Gammaretrovirus: A genus of RETROVIRIDAE comprising endogenous sequences in mammals, related RETICULOENDOTHELIOSIS VIRUSES, AVIAN, and a reptilian virus. Many species contain oncogenes and cause leukemias and sarcomas.Xenotropic murine leukemia virus-related virus: An endogenous GAMMARETROVIRUS from the germ line of mice but isolated from humans. It has close similarity to xenotropic MURINE LEUKEMIA VIRUS.Retroviridae Infections: Virus diseases caused by the RETROVIRIDAE.Phascolarctidae: A family of marsupials in the order Diprotodontia, native to Australia and possessing vestigial tails. There is a single living genus and species: Phascolarctos cinereus, the koala.Whale, Killer: The species Orcinus orca, in the family Delphinidae, characterized by its black and white coloration, and huge triangular dorsal fin. It is the largest member of the DOLPHINS and derives its name from the fact that it is a fearsome predator.Leukemia Virus, Murine: Species of GAMMARETROVIRUS, containing many well-defined strains, producing leukemia in mice. Disease is commonly induced by injecting filtrates of propagable tumors into newborn mice.Endogenous Retroviruses: Retroviruses that have integrated into the germline (PROVIRUSES) that have lost infectious capability but retained the capability to transpose.DNA Contamination: The presence of DNA from a source foreign to the sample being analysed.Tumor Virus Infections: Infections produced by oncogenic viruses. The infections caused by DNA viruses are less numerous but more diverse than those caused by the RNA oncogenic viruses.Leukemia Virus, Feline: A species of GAMMARETROVIRUS causing leukemia, lymphosarcoma, immune deficiency, or other degenerative diseases in cats. Several cellular oncogenes confer on FeLV the ability to induce sarcomas (see also SARCOMA VIRUSES, FELINE).Fatigue Syndrome, Chronic: A syndrome characterized by persistent or recurrent fatigue, diffuse musculoskeletal pain, sleep disturbances, and subjective cognitive impairment of 6 months duration or longer. Symptoms are not caused by ongoing exertion; are not relieved by rest; and result in a substantial reduction of previous levels of occupational, educational, social, or personal activities. Minor alterations of immune, neuroendocrine, and autonomic function may be associated with this syndrome. There is also considerable overlap between this condition and FIBROMYALGIA. (From Semin Neurol 1998;18(2):237-42; Ann Intern Med 1994 Dec 15;121(12): 953-9)Terminal Repeat Sequences: Nucleotide sequences repeated on both the 5' and 3' ends of a sequence under consideration. For example, the hallmarks of a transposon are that it is flanked by inverted repeats on each end and the inverted repeats are flanked by direct repeats. The Delta element of Ty retrotransposons and LTRs (long terminal repeats) are examples of this concept.Receptors, Virus: Specific molecular components of the cell capable of recognizing and interacting with a virus, and which, after binding it, are capable of generating some signal that initiates the chain of events leading to the biological response.Gene Products, env: Retroviral proteins, often glycosylated, coded by the envelope (env) gene. They are usually synthesized as protein precursors (POLYPROTEINS) and later cleaved into the final viral envelope glycoproteins by a viral protease.Molecular Sequence Data: Descriptions of specific amino acid, carbohydrate, or nucleotide sequences which have appeared in the published literature and/or are deposited in and maintained by databanks such as GENBANK, European Molecular Biology Laboratory (EMBL), National Biomedical Research Foundation (NBRF), or other sequence repositories.Phylogeny: The relationships of groups of organisms as reflected by their genetic makeup.DNA, Viral: Deoxyribonucleic acid that makes up the genetic material of viruses.Prostatic Neoplasms: Tumors or cancer of the PROSTATE.Cell Line: Established cell cultures that have the potential to propagate indefinitely.Amino Acid Sequence: The order of amino acids as they occur in a polypeptide chain. This is referred to as the primary structure of proteins. It is of fundamental importance in determining PROTEIN CONFORMATION.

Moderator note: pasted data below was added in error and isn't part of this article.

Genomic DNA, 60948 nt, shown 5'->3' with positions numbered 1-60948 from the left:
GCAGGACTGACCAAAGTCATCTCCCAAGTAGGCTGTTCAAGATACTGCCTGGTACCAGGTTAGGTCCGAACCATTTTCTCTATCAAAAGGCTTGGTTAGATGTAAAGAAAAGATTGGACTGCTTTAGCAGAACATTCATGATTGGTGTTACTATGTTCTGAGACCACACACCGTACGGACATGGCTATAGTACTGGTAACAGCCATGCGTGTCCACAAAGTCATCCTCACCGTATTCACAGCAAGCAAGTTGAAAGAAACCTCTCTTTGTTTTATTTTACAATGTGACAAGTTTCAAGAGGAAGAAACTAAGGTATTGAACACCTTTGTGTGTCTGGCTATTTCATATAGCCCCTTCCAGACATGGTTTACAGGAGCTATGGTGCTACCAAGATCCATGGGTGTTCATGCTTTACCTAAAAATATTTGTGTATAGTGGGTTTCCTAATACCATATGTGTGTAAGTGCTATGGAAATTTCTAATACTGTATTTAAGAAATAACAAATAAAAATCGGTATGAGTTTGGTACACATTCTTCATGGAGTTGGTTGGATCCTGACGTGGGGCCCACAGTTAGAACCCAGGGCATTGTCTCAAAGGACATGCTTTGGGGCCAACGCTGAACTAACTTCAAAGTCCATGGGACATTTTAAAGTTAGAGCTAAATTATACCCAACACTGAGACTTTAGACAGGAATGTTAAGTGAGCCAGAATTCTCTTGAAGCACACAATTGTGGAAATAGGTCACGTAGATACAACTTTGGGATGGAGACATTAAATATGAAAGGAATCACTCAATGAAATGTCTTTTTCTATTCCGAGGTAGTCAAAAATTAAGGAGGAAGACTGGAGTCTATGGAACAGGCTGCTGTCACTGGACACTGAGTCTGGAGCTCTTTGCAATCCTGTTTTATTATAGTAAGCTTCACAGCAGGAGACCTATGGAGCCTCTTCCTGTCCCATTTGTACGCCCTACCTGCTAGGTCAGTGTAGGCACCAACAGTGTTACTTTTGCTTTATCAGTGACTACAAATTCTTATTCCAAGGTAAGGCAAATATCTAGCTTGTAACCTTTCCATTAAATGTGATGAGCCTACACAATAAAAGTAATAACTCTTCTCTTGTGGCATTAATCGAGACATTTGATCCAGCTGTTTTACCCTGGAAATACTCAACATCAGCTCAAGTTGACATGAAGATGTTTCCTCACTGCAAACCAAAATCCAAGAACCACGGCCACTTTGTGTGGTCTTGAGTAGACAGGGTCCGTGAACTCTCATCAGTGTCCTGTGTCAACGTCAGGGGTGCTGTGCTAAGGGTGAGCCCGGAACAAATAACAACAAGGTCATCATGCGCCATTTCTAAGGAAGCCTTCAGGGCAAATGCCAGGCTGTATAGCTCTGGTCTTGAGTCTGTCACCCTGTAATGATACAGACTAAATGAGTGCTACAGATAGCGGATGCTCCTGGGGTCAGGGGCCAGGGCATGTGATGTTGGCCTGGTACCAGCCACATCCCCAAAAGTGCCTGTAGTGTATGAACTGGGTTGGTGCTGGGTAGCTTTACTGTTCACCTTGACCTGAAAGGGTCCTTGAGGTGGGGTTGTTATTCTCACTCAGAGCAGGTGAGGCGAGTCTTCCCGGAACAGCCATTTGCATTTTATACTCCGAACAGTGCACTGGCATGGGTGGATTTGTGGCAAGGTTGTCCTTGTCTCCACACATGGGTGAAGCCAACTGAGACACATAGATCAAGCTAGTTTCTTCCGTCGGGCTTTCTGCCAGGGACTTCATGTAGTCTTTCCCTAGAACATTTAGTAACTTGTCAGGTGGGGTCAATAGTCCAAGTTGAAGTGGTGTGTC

Xenotropic murine leukemia virus-related virus: Xenotropic murine leukemia virus-related virus (XMRV) is "a laboratory-derived mouse virus that was generated through recombination between two endogenous murine retroviruses during propagation of a prostate cancer xenograft in the mid-1990’s." via EBSCO login The chimeric virus was first described in 2006 as an apparently novel retrovirus and potential human pathogen.Koala retrovirus: Koala retrovirus (KoRV) is a retrovirus that is present in many populations of koalas. It has been implicated as the agent of Koala Immune Deficiency Syndrome (KIDS), an AIDS-like immunodeficiency that leaves infected koalas more susceptible to infectious disease and cancers.Chimo (killer whale): Chimo (also known as T4), was a young female orca exhibited in Sealand of the Pacific in South Oak Bay at The Oak Bay Marina, near the city of Victoria, in British Columbia, Canada from 1970 to 1972. Chimo was notable for being the only partially albino orca ever exhibited in captivity.Endogenous retrovirusNucleic acid quantitation: In molecular biology, quantitation of nucleic acids is commonly performed to determine the average concentrations of DNA or RNA present in a mixture, as well as their purity. Reactions that use nucleic acids often require particular amounts and purity for optimum performance.Reuben Rickard: Reuben Rickard (August 20, 1841 – February 28, 1896) was a mining engineer who served as President of the Town Board of Trustees in Berkeley, California from 1891 to 1893, and again for about one month during 1895.Derek Enlander: Derek Enlander is a clinical instructor of medicine on the faculty of the Icahn School of Medicine at Mount Sinai in New York. He was born in Belfast, Northern Ireland and attended medical school in Dublin.Coles PhillipsBranching order of bacterial phyla (Gupta, 2001): There are several models of the Branching order of bacterial phyla, one of these was proposed in 2001 by Gupta based on conserved indels or protein, termed "protein signatures", an alternative approach to molecular phylogeny. Some problematic exceptions and conflicts are present to these conserved indels, however, they are in agreement with several groupings of classes and phyla.CabazitaxelProtein primary structure: The primary structure of a peptide or protein is the linear sequence of its amino acid structural units, and partly comprises its overall biomolecular structure. By convention, the primary structure of a protein is reported starting from the amino-terminal (N) end to the carboxyl-terminal (C) end.